>> mike chertoff , this is a primal fear anybody has, you're on an airplane that goes down on vein issues. it may sound like a ni sieve question. in this age when we can find our iphone with gps, how do we lose sight after aircraft?
>> one of the questions is whether the malaysians were forthcoming what they saw in terms of radar or whether they held back information. so part of the problem is i think there was a scarcity of information at the beginning. and there may have been some misinformation, perhaps inadvertent. that's made it more difficult.
>> what do you worry about now? there's a scenario that took place we're trying to piece together. after 9/11 when we thought so much about aviation security , are there any things we need to learn.
>> i think there are. one of the theories is one or more of the pilots may have been involved in this. much of our screening has been focused on passengers. increasingly we face the question of inside threats. what do you do when people who are working in an organization or an enterprise become a problem. it could be pilots, it could be members of a crew. we've seen a variation of that with snowden. so i think the issue of screening and understanding when people are going off the rails inside the enterprise is going to become more of an issue.
>> as we look to this week upcoming, bob, in the certainly, in the investigation, what are the key milestones you want to look for this week?
>> you want to find wreckage. that's the big thing. you want to hear more about this investigation into the private lives of the cockpit crew. but if neither of those things, you know, reveals anything, we've got a case we may never know.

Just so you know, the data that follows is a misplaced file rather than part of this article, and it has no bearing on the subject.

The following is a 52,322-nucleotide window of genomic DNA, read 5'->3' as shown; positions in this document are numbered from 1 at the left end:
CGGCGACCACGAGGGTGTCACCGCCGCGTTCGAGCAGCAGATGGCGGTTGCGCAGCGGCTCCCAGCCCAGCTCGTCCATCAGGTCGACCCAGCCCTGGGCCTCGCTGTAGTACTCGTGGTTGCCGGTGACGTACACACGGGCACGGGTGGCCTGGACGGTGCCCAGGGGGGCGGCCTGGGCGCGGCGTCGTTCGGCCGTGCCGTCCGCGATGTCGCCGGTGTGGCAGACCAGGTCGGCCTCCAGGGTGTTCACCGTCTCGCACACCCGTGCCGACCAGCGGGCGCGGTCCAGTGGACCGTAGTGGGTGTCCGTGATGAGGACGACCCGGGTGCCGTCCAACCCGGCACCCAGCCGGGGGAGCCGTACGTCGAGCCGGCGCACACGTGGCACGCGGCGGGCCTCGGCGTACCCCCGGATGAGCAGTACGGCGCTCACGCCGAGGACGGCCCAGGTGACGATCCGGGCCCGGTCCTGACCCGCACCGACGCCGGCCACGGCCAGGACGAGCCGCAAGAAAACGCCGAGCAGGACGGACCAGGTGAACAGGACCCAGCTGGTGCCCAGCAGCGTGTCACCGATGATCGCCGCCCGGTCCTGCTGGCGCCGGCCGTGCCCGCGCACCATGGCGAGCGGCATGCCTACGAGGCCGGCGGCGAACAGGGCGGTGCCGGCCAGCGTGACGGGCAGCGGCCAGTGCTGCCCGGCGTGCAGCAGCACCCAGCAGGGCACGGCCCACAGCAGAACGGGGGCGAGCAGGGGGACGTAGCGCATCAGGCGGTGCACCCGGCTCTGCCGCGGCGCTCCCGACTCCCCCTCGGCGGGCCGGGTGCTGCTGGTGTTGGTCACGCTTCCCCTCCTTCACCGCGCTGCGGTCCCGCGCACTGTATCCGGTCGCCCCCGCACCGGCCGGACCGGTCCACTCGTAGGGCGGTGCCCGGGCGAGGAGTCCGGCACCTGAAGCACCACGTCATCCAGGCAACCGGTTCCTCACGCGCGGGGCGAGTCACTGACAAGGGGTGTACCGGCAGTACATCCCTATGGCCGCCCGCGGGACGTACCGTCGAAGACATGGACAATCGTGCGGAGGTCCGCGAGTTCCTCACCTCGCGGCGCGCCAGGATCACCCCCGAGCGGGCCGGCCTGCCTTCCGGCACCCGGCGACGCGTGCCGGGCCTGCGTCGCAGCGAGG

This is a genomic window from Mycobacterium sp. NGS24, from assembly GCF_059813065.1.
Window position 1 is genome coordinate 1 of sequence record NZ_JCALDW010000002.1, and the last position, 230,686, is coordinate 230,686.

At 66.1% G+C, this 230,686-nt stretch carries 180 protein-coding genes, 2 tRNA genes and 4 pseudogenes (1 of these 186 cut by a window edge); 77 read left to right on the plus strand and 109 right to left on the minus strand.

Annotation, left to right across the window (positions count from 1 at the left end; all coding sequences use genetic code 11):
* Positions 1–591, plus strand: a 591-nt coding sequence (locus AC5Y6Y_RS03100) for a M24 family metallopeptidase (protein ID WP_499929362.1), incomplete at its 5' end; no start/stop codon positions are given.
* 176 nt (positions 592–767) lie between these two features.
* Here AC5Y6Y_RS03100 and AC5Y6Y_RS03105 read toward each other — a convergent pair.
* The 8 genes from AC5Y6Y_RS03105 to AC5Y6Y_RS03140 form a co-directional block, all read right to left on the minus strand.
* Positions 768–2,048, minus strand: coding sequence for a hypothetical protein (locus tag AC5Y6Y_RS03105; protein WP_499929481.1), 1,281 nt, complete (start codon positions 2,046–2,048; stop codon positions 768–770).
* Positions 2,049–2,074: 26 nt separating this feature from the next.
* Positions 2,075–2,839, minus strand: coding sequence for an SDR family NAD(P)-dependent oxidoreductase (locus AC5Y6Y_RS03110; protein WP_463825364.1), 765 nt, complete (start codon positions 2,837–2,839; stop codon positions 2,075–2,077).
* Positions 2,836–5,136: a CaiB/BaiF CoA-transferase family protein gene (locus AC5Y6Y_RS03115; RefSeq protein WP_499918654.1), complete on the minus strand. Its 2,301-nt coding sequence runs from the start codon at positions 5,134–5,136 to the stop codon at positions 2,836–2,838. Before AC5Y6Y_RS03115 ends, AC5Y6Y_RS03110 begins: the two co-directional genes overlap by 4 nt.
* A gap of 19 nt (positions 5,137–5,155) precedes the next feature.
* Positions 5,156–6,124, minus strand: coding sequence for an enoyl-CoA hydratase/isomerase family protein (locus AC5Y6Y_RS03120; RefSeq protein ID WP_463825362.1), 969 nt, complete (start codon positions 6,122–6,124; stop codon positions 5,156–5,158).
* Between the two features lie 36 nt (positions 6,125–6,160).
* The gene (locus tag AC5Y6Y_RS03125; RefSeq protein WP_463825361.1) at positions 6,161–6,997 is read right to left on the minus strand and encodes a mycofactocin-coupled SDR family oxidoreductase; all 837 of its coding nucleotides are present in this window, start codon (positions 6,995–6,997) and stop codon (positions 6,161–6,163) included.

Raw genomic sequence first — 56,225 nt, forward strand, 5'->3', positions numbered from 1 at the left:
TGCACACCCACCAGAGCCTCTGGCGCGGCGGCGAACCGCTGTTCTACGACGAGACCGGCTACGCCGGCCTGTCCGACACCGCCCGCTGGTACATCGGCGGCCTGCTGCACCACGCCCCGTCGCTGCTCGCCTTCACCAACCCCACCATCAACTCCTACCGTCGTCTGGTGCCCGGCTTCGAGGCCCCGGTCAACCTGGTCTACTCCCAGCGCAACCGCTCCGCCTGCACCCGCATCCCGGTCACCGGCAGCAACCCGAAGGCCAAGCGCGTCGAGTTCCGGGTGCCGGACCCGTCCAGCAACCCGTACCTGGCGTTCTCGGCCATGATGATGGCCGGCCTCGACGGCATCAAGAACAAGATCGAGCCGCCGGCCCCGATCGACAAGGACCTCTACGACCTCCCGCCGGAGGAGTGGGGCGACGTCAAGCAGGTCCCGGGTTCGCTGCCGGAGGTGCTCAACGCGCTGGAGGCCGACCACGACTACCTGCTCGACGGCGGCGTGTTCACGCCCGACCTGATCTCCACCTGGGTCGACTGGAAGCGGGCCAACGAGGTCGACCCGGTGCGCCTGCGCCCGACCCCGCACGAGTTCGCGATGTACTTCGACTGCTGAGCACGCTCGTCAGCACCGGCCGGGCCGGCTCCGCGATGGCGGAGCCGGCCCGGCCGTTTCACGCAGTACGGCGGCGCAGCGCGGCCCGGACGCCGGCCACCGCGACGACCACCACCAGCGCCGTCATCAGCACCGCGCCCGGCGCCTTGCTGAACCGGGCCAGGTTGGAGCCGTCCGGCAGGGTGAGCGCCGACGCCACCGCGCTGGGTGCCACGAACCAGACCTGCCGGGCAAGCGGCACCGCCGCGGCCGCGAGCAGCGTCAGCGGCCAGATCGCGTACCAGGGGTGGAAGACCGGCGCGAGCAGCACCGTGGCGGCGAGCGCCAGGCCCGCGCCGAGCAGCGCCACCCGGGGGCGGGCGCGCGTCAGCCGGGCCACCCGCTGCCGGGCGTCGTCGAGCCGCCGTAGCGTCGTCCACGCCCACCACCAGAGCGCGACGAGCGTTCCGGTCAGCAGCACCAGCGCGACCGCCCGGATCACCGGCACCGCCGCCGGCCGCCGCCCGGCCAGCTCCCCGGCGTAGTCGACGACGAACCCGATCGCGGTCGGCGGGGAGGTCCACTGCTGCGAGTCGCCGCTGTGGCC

>> the current. the issue oshgraphers look at, how formidable is that? if you're finding some wreckage even now, the way this thing could be moving, how big a pieces?
>> they've got elaborate schemes on the computer where they can trace back currents in the ocean. even the best of hem in air france , that was five years ago off brazil. when the computer calculated it, they were about 40 miles off or something like that. computer calculations only get you so far. that's a really tough task to figure out where the main body of wreckage is.
>> but you've been doing for decades. we may never know.
>> that's my concern here. maybe already know enough to learn some lessons from what we know about not being able to trace things better and so forth. but we may never know what happened on this deal.
>> what do you look for this week on the investigation piece of it?
>> i think one of the key issues will be what did they find in the background of the pilots. i don't want to accuse them of anything. clearly, if there were something there.
>> blanking ot his flight demo machine at home?
>> again, you can speculate. there can be a motive that's benign or a more sinister motive. that's a key issue this week.
>> mike, bob haiger, thank you for your perspective as the mystery continues as the search effort does. we'll keep tabs